After saving lives, 108 sets out to give vision to blind
Riding strong on their popularity, 108 ambulance services after branching out to cater to emergencies for neo-natal babies, will now help blind people. In the event of a death, relatives can call 108 if they wish to donate the eyes of the deceased.
Tens of thousands of people in the state live with reversible blindness due to shortage of donor eyes even as many prospective eye donors don't know who to call. According to the 108 plan, the call will be diverted to the nearest eye bank, private or government.
A medical team would then go to harvest the eyes. "We will not be using our ambulance for the service. Since the number 108 is already popular, the government requested us to provide the call centre facility for donating eyes," said a source from 108.
The system will start functioning in two months across the state. "We are now in the process of developing the software and identifying eye banks in the city. It will be ready in about 45 days," said the source.
"We are still working out the logistics. We plan to put a system of first-come-first-serve for eye banks if the demand from one area is high," he said. 108's call centre handles around 18,000 calls a day across the state.
Officials say the extra calls will not burden their existing system. "I expect we will get 50 to 100 calls a day," said the source. The idea was mooted by a Bangalore-based non-governmental organisation, Nayana Jyothi.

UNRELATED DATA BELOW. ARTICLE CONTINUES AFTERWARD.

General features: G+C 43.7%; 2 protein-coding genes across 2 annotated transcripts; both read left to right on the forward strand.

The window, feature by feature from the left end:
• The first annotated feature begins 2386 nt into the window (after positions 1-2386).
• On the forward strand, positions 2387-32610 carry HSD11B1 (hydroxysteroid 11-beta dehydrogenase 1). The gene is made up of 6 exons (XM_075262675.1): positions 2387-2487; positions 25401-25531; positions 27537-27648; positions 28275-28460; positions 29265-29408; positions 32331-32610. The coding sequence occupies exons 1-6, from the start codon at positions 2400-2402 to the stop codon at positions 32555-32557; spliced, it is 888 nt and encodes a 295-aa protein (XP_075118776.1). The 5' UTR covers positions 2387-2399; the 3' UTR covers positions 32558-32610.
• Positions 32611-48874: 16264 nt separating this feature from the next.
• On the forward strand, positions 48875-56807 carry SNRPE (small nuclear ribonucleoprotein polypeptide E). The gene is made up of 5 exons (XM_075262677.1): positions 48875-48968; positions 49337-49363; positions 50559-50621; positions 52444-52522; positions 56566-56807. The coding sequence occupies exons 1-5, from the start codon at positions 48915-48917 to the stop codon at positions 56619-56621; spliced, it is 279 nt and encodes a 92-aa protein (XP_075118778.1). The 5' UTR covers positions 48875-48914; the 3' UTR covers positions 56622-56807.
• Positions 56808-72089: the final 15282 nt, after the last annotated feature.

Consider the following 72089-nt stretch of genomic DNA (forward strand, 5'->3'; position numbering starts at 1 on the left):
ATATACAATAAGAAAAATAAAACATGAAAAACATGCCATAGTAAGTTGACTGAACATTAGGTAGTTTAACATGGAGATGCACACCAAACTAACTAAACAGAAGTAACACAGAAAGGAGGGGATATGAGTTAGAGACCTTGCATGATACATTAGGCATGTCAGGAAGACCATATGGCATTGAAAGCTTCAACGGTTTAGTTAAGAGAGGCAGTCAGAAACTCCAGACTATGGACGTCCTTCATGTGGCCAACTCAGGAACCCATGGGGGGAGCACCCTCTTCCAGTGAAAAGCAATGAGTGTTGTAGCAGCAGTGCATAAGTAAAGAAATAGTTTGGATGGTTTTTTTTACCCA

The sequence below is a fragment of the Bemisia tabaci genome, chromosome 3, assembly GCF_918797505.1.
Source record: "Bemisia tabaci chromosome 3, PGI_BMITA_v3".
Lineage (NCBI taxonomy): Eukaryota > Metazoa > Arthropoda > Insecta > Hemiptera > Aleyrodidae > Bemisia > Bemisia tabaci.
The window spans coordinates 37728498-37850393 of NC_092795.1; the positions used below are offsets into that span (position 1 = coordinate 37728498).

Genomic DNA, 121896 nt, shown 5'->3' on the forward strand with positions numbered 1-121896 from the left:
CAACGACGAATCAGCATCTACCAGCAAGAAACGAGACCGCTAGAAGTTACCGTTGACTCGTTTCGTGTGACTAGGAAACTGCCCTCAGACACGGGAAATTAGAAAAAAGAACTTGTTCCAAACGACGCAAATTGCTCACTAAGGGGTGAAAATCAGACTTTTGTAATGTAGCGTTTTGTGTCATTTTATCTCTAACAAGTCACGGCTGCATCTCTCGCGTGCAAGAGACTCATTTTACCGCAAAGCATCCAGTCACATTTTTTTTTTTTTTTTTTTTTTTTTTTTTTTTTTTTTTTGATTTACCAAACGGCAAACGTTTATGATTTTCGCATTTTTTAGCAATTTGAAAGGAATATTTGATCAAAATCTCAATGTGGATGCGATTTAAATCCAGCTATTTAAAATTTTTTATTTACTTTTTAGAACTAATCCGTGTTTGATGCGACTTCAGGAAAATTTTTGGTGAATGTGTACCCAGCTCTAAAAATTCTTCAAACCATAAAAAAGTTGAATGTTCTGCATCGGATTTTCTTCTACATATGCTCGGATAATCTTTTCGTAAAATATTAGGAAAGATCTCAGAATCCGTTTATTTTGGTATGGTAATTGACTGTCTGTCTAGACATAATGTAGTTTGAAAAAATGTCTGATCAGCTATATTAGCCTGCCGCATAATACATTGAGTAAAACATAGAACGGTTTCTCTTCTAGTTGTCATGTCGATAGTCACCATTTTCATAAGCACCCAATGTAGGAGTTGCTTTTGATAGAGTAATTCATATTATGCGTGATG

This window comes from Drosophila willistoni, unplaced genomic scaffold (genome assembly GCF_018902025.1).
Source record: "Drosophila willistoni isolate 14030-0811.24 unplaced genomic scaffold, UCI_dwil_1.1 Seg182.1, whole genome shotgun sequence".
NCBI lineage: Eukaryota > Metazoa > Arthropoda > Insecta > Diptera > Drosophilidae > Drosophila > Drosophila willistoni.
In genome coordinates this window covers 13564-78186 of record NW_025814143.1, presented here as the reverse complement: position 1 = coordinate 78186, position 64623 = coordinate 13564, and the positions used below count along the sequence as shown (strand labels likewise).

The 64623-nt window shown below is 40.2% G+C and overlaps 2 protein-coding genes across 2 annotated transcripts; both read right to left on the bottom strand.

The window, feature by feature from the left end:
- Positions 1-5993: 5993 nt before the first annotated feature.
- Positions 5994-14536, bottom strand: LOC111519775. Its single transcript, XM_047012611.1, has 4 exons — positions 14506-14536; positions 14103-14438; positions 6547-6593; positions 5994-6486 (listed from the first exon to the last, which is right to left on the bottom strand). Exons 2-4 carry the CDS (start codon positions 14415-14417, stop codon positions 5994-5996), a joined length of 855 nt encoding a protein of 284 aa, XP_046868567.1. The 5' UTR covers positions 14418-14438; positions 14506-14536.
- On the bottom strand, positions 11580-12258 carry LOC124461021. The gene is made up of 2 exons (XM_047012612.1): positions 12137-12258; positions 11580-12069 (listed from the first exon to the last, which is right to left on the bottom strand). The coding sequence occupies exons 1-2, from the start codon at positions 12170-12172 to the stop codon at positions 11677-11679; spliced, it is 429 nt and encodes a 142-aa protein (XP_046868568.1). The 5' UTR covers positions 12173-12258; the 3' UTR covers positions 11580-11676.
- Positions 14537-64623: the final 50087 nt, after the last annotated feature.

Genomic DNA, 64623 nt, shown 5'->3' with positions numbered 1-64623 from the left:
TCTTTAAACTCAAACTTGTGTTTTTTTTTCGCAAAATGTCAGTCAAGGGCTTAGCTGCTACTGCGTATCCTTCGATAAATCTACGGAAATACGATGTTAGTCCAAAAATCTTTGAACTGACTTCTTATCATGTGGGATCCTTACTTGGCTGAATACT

"The country has around 15 lakh blind people who's vision can be fixed with a corneal implant. Last year, there were 75 lakh cases from which cornea could have been harvested. Though there is a potential to bridge this gap, there is no system in place to channelise resources.
This system, I hope, will do that," said Jayaraman, who founded the NGO. According to data available with the National Programme for Control of Blindness, Tamil Nadu has done well in collecting cornea.
While the target for 2011-12 was 8,500, the state as on May 30 collected 8,796 corneas. Last year, the state collected 11,820 corneas against a target of 8,500. Officials say the target is a generic one and the actual demand is higher.
"We are leading in terms of corneas collected, but there is much work to be done. The quality of tissues is important. Only 50% of corneas collected are useable," said A P Irungavel, medical sociologist and manager for patient education and counselling for the state government.